Monday, July 28, 2008

Plato on Writing

If men learn this, it will implant forgetfulness in their souls; they will cease to exercise memory because they rely on that which is written, calling things to remembrance no longer from within themselves, but by means of external marks. What you have discovered is a recipe not for memory, but for reminder. And it is no true wisdom that you offer your disciples, but only its semblance, for by telling them of many things without teaching them you will make them seem to know much, while for the most part they know nothing, and as men filled, not with wisdom, but with the conceit of wisdom, they will be a burden to their fellows.

Plato—Phaedrus 275a-b

Saturday, July 12, 2008

John Davies' Weasel Sonnet



According to medieval bestiaries, with help from Pliny the Elder and Isidore of Seville, “the weasel conceives through the mouth and gives birth through the ear”—Isidore, after describing this reproductive miracle, says it is false, but that didn't stop John Davies (16 April 1569 – 8 December 1626) from metaphorically using the weasel's reproductive methods in a sonnet.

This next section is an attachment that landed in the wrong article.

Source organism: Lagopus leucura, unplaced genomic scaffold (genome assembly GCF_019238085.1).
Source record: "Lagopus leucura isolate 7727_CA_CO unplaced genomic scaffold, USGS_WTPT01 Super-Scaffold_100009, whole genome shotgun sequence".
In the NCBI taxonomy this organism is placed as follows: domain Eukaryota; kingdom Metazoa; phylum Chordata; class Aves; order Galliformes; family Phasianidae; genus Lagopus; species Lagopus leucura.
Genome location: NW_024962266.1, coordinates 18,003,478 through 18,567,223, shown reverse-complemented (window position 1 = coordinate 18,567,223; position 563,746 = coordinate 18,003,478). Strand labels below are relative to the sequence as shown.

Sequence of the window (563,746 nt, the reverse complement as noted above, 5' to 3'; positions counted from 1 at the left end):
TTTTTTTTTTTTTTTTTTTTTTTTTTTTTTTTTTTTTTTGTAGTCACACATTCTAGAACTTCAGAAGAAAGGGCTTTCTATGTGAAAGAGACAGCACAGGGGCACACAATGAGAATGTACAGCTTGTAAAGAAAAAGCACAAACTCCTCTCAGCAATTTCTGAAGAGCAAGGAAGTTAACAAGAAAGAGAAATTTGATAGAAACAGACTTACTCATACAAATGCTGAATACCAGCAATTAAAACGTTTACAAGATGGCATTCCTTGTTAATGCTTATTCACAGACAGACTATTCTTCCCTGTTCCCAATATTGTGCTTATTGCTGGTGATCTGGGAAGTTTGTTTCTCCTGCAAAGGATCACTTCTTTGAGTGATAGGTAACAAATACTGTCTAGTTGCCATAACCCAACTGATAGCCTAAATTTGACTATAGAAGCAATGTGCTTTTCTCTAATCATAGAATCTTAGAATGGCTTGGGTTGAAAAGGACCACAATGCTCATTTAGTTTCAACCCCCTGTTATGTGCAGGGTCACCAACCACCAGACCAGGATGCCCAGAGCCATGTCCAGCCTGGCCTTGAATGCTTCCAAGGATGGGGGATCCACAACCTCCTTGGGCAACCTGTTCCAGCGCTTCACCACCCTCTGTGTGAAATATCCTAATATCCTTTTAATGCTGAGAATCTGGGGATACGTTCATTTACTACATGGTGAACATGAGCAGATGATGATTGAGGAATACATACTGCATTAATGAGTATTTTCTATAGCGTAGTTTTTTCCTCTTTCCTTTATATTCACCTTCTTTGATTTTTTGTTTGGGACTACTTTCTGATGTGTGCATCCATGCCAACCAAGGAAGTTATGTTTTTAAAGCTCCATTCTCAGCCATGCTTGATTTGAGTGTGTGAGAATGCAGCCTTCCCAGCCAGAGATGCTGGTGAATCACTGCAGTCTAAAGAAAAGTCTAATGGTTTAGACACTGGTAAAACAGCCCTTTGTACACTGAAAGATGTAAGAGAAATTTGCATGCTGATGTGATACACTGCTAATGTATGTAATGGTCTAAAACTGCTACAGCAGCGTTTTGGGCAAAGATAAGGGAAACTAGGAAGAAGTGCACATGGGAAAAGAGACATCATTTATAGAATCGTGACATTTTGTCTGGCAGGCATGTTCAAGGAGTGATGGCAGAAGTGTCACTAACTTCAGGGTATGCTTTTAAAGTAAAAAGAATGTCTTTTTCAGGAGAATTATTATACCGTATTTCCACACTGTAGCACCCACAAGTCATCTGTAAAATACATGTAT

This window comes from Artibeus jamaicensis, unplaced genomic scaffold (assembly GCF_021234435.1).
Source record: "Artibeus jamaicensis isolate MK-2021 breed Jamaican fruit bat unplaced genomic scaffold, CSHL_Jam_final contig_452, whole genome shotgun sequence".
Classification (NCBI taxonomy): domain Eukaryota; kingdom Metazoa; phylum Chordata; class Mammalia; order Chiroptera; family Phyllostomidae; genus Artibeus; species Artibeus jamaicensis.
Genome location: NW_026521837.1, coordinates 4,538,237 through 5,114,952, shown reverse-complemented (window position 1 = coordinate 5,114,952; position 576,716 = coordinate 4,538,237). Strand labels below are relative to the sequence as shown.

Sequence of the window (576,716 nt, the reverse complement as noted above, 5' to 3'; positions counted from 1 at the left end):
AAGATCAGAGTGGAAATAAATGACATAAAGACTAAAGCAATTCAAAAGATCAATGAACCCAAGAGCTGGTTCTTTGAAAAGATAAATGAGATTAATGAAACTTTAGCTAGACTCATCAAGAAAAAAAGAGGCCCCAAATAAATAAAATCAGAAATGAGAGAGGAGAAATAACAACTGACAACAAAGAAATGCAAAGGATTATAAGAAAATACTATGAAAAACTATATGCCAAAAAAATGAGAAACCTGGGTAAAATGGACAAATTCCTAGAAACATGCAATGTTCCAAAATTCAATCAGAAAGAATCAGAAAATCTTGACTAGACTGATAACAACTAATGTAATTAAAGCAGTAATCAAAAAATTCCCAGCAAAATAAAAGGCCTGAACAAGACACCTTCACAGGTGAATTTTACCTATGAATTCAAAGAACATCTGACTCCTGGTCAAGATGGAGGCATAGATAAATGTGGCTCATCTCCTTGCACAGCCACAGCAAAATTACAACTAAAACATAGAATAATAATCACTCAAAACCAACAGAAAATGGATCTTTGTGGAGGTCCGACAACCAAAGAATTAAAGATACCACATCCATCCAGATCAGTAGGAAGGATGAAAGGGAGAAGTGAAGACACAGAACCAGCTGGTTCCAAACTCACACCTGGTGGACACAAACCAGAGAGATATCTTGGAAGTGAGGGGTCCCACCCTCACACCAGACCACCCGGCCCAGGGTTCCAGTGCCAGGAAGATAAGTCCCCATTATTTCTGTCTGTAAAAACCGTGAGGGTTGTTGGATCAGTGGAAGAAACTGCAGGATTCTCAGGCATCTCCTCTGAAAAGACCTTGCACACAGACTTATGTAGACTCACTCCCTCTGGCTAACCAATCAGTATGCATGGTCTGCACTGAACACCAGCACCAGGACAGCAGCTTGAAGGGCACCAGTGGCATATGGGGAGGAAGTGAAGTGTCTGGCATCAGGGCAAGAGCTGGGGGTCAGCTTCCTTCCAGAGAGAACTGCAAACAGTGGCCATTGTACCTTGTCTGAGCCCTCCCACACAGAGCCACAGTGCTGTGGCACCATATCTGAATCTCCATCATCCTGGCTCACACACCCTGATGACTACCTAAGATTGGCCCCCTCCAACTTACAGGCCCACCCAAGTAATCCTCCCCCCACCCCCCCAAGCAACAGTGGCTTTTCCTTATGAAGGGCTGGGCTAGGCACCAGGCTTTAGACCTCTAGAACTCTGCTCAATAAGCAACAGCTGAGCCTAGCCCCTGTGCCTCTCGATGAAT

John Davies of Hereford, Wittes Pilgrimage, Sonnet 29
Some say the Weezel-masculine doth gender
With the Shee-Weezel only at the Eare
And she her Burden at hir Mouth doth render;
The like (sweet Love) doth in our love appear:
For I (as Masculine) beget in Thee
Love, at the Eare, which thou bearst at the Mouth
And though It came from Hart, and Reynes of me
From the Teeth outward It in thee hath growth.
My Mouth, thine Eares, doth ever chastly use
With putting in hot Seed of active Love;
Which, streight thine Ear conveyeth (like a Sluce)
Into thy Mouth; and, there but Aire doth prove:
Yet Aire is active; but, not like the fire
Then O how should the Sonne be like the Sire?
Via Cliosfolly